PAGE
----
I know that feeling... four seasons, three of which are winter. If you want to kill the elms, you should probably poison them (my dad poisoned an elm for five years, though, and it wouldn't die, so it might not work). I don't know if you would let the daycare kids in the yard, but if not and you want to remove the tree, have it cut down and then have someone (there are special machines--basically big syringes) inject copper sulfate into the root structure until it's dead. But if you do that, you'll have no tree, and will have given yourself a mushroom problem. We ripped out 13 big elms about 15 years ago, and in hindsight, we would have kept them, the mushrooms on the dead roots have been so bad. But I bet you'd like to keep your trees, so that won't work. It seems like the inchworms can take the cold up there, so so much for hoping for a cold snap this winter, eh? Apparently the inchworms have hatched this year, and will soon, if not already, be burying into the ground. Then they won't some up till winter-o-clock, or maybe November, when they'll lay eggs like the Alien. Or something like that. One idea that is pesticide free would be to get that plastic ground-sheet stuff like they put under rock gardens and gravel driveways, which is designed to stop all plant growth. Your trees will still be needing water, so put a soaker hose or something under the sheet, then lay it down over your whole yard. make sure that nothing can get out from under it, and leave it there until next spring. Beware overwatering, as fungus can happen easily under the groundsheet. Doing it that way would be unsightly and kill your lawn, but would also hopefully kill all of the inchworm moths on your property. Then next year, you could re-seed the grass or put down sod, after the groundsheet is removed. That's the only method I can think of, but I'm known for trying to kill a fly-sized problem with a a Howitzer-size solution. One problem with that idea is that if any of your neigbor's inchworm moths decide to lay eggs in your tree, you still have an inchworm issue. But from what I understand, the only way to be 100% sure that wouldn't happen would be to spray with pesticides.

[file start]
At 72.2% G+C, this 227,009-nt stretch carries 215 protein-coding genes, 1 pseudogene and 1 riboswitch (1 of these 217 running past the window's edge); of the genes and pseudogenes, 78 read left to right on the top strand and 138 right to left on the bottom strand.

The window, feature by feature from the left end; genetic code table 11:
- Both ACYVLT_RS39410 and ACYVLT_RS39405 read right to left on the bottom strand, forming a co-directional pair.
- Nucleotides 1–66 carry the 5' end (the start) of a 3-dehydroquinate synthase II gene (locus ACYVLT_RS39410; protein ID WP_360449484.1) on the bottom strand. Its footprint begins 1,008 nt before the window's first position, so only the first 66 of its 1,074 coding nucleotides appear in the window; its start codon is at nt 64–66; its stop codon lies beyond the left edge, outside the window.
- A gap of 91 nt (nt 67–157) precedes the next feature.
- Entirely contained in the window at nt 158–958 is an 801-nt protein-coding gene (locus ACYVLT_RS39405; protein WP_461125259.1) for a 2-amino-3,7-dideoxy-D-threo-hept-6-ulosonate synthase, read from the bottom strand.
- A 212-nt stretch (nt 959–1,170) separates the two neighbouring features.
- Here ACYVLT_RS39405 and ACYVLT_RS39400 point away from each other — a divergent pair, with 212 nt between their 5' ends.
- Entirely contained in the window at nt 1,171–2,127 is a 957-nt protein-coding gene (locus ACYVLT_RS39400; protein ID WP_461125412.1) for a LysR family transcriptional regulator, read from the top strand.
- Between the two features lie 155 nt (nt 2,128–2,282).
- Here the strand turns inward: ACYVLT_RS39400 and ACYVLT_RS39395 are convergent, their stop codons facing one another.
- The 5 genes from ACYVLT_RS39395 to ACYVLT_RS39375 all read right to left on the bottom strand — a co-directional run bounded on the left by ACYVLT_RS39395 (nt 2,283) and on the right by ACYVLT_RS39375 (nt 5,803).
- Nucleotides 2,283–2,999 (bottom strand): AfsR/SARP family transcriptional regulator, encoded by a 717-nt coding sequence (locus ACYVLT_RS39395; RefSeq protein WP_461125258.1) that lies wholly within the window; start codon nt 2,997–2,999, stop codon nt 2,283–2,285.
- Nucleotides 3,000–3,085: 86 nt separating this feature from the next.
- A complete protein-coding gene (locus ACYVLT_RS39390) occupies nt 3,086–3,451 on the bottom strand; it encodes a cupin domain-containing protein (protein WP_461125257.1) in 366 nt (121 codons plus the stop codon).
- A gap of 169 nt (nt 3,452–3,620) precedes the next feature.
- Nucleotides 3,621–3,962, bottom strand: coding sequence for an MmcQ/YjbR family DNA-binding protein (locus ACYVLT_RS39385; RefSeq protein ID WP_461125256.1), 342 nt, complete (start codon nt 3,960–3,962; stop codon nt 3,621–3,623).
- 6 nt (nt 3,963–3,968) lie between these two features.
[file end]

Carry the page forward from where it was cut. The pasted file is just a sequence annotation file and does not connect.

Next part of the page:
thanks for the help, i don't want to kill trees, they're pretty beautiful here but i've been asking around and apparently you can kill them with a dishsoap water solution.

Really? That seems almost too easy. Trees are pretty. People take them out too often without thought, especially big old ones. Unless it is wrecking the foundation, all of the plumbing, or is literally so sick it is about to die (or has already died), a tree gets to stay on my land. Well, good luck with your inchworm removal. I hope the dish soap method works!

I remember the time we were invaded by tent caterpillars, not pretty. Every single tree was covered with them. A lot of trees were destroyed, it was bad. You just have to have been here to see the scale of it, it was like something straight out of a horror/Sci-fi film.

I don't know anything about inchworms, but I remember burning/ shooting* the tent worms.

*With an airsoft gun.


yup pretty similar, soooo gross, i can't even sit outside cause i wanna vomit, walking to my car i get covered in their hanging webs and they get in everyones hair and face and clothes, it's so horrible. We have a short summer in Saskatchewan and I'm spending it indoors right now because my yard is so bad and all the over hanging elms on the road are covered too.

Are they edible?

If they make nest, burn them. Otherwise a mixture of bleach and capsicum might sent them elsewhere.